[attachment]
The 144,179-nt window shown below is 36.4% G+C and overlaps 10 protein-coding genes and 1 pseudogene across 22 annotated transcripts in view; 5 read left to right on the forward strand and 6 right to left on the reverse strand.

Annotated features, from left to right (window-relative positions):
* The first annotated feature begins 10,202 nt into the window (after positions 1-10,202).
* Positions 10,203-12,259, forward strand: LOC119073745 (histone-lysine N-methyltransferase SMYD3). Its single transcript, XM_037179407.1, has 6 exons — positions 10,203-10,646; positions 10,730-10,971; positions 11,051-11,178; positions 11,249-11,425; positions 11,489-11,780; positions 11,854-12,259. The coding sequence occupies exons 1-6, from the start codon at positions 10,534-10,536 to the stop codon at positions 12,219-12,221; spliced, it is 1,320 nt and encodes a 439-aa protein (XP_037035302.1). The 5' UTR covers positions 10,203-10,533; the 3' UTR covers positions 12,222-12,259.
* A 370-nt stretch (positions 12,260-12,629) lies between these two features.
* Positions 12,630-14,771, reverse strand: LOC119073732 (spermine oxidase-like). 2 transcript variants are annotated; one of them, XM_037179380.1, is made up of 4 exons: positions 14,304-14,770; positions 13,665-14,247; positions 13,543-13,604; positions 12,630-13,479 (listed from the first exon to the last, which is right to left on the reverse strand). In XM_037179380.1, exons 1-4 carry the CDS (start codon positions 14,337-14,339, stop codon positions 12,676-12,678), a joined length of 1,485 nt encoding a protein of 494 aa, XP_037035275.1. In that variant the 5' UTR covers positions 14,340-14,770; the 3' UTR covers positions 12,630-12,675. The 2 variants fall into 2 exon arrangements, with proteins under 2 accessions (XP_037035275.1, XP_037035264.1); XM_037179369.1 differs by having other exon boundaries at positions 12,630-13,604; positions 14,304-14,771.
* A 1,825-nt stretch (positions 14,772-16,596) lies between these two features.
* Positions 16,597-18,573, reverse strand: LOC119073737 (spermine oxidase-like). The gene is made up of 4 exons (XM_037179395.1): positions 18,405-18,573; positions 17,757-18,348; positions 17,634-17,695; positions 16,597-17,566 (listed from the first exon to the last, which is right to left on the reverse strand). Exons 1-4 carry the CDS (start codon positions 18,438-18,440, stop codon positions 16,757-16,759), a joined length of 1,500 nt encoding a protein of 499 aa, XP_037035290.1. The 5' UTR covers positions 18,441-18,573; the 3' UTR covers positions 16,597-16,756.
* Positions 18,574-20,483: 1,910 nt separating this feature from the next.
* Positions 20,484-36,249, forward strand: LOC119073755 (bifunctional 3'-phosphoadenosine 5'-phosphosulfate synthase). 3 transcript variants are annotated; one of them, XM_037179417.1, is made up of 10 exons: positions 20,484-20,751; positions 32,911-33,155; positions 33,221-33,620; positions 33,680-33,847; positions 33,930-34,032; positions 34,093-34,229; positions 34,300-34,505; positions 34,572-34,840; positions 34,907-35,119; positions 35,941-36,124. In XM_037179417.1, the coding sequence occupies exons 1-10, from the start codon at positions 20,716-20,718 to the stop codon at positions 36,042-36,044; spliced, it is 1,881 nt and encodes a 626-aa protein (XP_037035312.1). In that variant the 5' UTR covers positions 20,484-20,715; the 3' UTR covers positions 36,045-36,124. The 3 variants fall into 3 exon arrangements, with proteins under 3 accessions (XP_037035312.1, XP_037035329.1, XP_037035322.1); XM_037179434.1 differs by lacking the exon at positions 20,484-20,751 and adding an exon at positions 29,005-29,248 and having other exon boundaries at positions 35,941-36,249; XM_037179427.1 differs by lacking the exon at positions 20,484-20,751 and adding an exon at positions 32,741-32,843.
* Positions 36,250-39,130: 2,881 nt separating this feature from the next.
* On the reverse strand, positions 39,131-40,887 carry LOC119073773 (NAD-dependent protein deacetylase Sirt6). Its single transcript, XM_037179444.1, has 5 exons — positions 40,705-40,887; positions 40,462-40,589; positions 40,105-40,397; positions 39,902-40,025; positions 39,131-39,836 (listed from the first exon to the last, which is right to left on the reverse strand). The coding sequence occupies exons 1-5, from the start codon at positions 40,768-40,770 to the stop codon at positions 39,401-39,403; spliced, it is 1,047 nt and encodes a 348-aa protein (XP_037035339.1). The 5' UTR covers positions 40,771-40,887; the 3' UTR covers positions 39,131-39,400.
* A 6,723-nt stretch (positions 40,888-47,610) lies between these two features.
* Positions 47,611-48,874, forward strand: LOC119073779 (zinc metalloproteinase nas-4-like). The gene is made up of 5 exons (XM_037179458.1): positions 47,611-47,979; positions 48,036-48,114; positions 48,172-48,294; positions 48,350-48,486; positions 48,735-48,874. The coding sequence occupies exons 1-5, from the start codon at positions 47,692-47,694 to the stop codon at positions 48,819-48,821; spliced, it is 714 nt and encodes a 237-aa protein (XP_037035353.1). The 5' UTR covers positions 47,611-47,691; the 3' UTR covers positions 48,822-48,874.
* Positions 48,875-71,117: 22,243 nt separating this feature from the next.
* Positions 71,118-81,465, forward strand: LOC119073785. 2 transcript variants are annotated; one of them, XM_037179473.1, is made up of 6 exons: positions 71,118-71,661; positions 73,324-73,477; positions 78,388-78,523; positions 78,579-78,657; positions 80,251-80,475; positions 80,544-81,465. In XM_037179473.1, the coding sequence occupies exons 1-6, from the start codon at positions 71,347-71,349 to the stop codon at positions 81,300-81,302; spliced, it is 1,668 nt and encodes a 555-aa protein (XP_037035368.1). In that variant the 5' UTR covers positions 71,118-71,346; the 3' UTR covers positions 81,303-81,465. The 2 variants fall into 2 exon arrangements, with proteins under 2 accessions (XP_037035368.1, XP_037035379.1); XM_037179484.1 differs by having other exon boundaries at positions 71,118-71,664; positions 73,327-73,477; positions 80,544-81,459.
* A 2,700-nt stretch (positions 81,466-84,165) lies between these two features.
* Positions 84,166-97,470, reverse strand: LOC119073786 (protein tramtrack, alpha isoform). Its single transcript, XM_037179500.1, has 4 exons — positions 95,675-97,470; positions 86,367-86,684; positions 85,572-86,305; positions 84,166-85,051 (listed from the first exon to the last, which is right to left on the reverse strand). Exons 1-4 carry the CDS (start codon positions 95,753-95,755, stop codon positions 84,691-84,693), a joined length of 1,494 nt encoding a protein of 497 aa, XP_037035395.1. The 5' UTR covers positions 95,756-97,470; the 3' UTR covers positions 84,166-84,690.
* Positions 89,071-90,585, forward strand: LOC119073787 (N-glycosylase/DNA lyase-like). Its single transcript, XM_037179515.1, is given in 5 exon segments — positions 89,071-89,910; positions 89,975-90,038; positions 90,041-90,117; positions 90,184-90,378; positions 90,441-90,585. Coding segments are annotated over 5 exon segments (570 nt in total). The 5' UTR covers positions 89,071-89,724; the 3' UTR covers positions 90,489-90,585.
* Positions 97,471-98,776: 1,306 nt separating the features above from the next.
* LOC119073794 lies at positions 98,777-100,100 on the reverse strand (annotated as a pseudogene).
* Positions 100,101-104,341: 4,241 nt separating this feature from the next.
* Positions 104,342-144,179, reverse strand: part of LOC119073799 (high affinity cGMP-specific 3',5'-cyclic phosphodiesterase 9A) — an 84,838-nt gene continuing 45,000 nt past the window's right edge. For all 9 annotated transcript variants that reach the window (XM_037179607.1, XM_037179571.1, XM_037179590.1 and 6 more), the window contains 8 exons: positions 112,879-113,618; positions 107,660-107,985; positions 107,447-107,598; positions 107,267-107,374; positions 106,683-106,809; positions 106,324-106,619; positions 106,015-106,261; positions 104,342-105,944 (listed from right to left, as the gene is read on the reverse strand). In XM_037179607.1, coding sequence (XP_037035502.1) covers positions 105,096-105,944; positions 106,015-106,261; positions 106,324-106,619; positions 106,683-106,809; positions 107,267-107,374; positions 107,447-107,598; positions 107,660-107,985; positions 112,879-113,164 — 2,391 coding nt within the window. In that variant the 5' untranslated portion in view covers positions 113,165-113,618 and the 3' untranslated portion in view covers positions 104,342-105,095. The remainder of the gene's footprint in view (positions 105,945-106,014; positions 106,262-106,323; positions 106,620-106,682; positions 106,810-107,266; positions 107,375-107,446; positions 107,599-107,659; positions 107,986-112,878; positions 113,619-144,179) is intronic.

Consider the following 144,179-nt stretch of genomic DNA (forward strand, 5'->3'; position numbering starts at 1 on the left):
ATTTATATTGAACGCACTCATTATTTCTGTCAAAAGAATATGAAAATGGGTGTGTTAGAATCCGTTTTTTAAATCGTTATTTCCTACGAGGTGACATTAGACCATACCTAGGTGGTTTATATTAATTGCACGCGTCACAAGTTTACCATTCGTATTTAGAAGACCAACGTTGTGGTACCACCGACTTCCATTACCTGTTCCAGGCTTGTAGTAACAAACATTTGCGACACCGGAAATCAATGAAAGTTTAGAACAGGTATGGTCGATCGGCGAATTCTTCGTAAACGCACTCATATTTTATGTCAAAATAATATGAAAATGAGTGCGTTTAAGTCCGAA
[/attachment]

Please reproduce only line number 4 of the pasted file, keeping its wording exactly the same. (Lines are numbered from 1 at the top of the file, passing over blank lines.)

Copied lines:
* Positions 10,203-12,259, forward strand: LOC119073745 (histone-lysine N-methyltransferase SMYD3). Its single transcript, XM_037179407.1, has 6 exons — positions 10,203-10,646; positions 10,730-10,971; positions 11,051-11,178; positions 11,249-11,425; positions 11,489-11,780; positions 11,854-12,259. The coding sequence occupies exons 1-6, from the start codon at positions 10,534-10,536 to the stop codon at positions 12,219-12,221; spliced, it is 1,320 nt and encodes a 439-aa protein (XP_037035302.1). The 5' UTR covers positions 10,203-10,533; the 3' UTR covers positions 12,222-12,259.